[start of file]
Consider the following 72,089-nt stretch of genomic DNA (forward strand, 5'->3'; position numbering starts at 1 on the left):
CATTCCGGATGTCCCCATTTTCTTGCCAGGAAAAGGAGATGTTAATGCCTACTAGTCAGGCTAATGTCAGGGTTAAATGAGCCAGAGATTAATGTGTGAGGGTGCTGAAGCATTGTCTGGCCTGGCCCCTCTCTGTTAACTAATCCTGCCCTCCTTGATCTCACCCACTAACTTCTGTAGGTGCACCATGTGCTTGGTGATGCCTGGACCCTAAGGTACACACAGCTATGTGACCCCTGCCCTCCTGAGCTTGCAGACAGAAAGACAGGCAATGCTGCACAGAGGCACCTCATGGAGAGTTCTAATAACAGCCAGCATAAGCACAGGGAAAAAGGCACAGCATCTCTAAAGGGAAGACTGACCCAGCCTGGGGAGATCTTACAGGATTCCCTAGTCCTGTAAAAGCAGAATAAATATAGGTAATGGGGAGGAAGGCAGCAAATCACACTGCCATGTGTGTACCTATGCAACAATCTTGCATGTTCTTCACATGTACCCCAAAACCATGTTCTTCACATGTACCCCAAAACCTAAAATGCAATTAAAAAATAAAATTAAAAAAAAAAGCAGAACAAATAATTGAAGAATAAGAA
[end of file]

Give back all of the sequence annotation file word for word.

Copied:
Consider the following 72,089-nt stretch of genomic DNA (forward strand, 5'->3'; position numbering starts at 1 on the left):
CATTCCGGATGTCCCCATTTTCTTGCCAGGAAAAGGAGATGTTAATGCCTACTAGTCAGGCTAATGTCAGGGTTAAATGAGCCAGAGATTAATGTGTGAGGGTGCTGAAGCATTGTCTGGCCTGGCCCCTCTCTGTTAACTAATCCTGCCCTCCTTGATCTCACCCACTAACTTCTGTAGGTGCACCATGTGCTTGGTGATGCCTGGACCCTAAGGTACACACAGCTATGTGACCCCTGCCCTCCTGAGCTTGCAGACAGAAAGACAGGCAATGCTGCACAGAGGCACCTCATGGAGAGTTCTAATAACAGCCAGCATAAGCACAGGGAAAAAGGCACAGCATCTCTAAAGGGAAGACTGACCCAGCCTGGGGAGATCTTACAGGATTCCCTAGTCCTGTAAAAGCAGAATAAATATAGGTAATGGGGAGGAAGGCAGCAAATCACACTGCCATGTGTGTACCTATGCAACAATCTTGCATGTTCTTCACATGTACCCCAAAACCATGTTCTTCACATGTACCCCAAAACCTAAAATGCAATTAAAAAATAAAATTAAAAAAAAAAGCAGAACAAATAATTGAAGAATAAGAA